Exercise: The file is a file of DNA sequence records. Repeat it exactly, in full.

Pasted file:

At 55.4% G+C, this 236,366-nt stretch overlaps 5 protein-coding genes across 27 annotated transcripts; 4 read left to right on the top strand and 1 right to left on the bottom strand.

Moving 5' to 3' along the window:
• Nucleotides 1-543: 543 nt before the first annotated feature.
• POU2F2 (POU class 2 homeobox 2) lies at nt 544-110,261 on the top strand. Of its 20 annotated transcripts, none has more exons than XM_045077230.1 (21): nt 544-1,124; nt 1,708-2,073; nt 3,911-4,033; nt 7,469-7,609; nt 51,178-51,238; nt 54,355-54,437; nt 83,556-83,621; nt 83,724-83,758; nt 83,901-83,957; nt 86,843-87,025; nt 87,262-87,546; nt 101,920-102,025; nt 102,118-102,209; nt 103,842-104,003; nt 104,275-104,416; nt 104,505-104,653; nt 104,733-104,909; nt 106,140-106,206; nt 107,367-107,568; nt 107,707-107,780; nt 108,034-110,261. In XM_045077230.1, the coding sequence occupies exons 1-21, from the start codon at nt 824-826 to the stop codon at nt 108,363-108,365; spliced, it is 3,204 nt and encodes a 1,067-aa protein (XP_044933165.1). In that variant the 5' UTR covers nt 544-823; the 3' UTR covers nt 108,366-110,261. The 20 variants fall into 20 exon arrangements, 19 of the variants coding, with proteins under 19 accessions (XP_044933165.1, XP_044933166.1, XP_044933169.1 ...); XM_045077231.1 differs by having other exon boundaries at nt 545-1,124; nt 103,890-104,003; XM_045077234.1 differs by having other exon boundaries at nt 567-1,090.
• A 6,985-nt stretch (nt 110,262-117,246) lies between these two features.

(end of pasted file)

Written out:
At 55.4% G+C, this 236,366-nt stretch overlaps 5 protein-coding genes across 27 annotated transcripts; 4 read left to right on the top strand and 1 right to left on the bottom strand.

Moving 5' to 3' along the window:
• Nucleotides 1-543: 543 nt before the first annotated feature.
• POU2F2 (POU class 2 homeobox 2) lies at nt 544-110,261 on the top strand. Of its 20 annotated transcripts, none has more exons than XM_045077230.1 (21): nt 544-1,124; nt 1,708-2,073; nt 3,911-4,033; nt 7,469-7,609; nt 51,178-51,238; nt 54,355-54,437; nt 83,556-83,621; nt 83,724-83,758; nt 83,901-83,957; nt 86,843-87,025; nt 87,262-87,546; nt 101,920-102,025; nt 102,118-102,209; nt 103,842-104,003; nt 104,275-104,416; nt 104,505-104,653; nt 104,733-104,909; nt 106,140-106,206; nt 107,367-107,568; nt 107,707-107,780; nt 108,034-110,261. In XM_045077230.1, the coding sequence occupies exons 1-21, from the start codon at nt 824-826 to the stop codon at nt 108,363-108,365; spliced, it is 3,204 nt and encodes a 1,067-aa protein (XP_044933165.1). In that variant the 5' UTR covers nt 544-823; the 3' UTR covers nt 108,366-110,261. The 20 variants fall into 20 exon arrangements, 19 of the variants coding, with proteins under 19 accessions (XP_044933165.1, XP_044933166.1, XP_044933169.1 ...); XM_045077231.1 differs by having other exon boundaries at nt 545-1,124; nt 103,890-104,003; XM_045077234.1 differs by having other exon boundaries at nt 567-1,090.
• A 6,985-nt stretch (nt 110,262-117,246) lies between these two features.